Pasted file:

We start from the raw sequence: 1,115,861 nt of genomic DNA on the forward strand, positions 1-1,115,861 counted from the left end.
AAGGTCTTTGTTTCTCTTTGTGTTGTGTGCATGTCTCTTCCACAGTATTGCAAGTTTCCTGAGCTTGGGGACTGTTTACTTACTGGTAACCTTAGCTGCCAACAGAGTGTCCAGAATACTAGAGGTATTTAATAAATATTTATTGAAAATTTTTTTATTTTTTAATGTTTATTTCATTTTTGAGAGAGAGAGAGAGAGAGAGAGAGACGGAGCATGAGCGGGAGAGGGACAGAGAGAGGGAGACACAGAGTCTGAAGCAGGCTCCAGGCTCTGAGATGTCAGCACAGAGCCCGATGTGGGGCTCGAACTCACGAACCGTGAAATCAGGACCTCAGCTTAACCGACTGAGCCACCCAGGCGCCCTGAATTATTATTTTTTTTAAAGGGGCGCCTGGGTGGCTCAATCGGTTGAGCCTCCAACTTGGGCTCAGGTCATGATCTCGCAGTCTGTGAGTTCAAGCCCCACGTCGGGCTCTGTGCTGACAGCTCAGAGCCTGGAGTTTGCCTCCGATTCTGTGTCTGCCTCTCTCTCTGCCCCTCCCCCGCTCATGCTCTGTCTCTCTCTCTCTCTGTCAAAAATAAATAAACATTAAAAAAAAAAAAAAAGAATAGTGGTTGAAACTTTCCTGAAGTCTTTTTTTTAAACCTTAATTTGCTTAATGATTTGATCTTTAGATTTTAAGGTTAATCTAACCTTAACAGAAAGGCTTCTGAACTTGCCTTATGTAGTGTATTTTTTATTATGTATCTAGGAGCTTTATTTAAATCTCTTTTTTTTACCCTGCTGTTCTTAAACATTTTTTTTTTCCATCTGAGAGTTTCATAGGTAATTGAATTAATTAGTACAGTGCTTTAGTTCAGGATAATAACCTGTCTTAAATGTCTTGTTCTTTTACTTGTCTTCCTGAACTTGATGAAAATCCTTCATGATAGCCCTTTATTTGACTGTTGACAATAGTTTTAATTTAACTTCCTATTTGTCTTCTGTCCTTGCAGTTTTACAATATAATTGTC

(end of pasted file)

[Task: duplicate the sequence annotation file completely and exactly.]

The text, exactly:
We start from the raw sequence: 1,115,861 nt of genomic DNA on the forward strand, positions 1-1,115,861 counted from the left end.
AAGGTCTTTGTTTCTCTTTGTGTTGTGTGCATGTCTCTTCCACAGTATTGCAAGTTTCCTGAGCTTGGGGACTGTTTACTTACTGGTAACCTTAGCTGCCAACAGAGTGTCCAGAATACTAGAGGTATTTAATAAATATTTATTGAAAATTTTTTTATTTTTTAATGTTTATTTCATTTTTGAGAGAGAGAGAGAGAGAGAGAGAGACGGAGCATGAGCGGGAGAGGGACAGAGAGAGGGAGACACAGAGTCTGAAGCAGGCTCCAGGCTCTGAGATGTCAGCACAGAGCCCGATGTGGGGCTCGAACTCACGAACCGTGAAATCAGGACCTCAGCTTAACCGACTGAGCCACCCAGGCGCCCTGAATTATTATTTTTTTTAAAGGGGCGCCTGGGTGGCTCAATCGGTTGAGCCTCCAACTTGGGCTCAGGTCATGATCTCGCAGTCTGTGAGTTCAAGCCCCACGTCGGGCTCTGTGCTGACAGCTCAGAGCCTGGAGTTTGCCTCCGATTCTGTGTCTGCCTCTCTCTCTGCCCCTCCCCCGCTCATGCTCTGTCTCTCTCTCTCTCTGTCAAAAATAAATAAACATTAAAAAAAAAAAAAAAGAATAGTGGTTGAAACTTTCCTGAAGTCTTTTTTTTAAACCTTAATTTGCTTAATGATTTGATCTTTAGATTTTAAGGTTAATCTAACCTTAACAGAAAGGCTTCTGAACTTGCCTTATGTAGTGTATTTTTTATTATGTATCTAGGAGCTTTATTTAAATCTCTTTTTTTTACCCTGCTGTTCTTAAACATTTTTTTTTTCCATCTGAGAGTTTCATAGGTAATTGAATTAATTAGTACAGTGCTTTAGTTCAGGATAATAACCTGTCTTAAATGTCTTGTTCTTTTACTTGTCTTCCTGAACTTGATGAAAATCCTTCATGATAGCCCTTTATTTGACTGTTGACAATAGTTTTAATTTAACTTCCTATTTGTCTTCTGTCCTTGCAGTTTTACAATATAATTGTC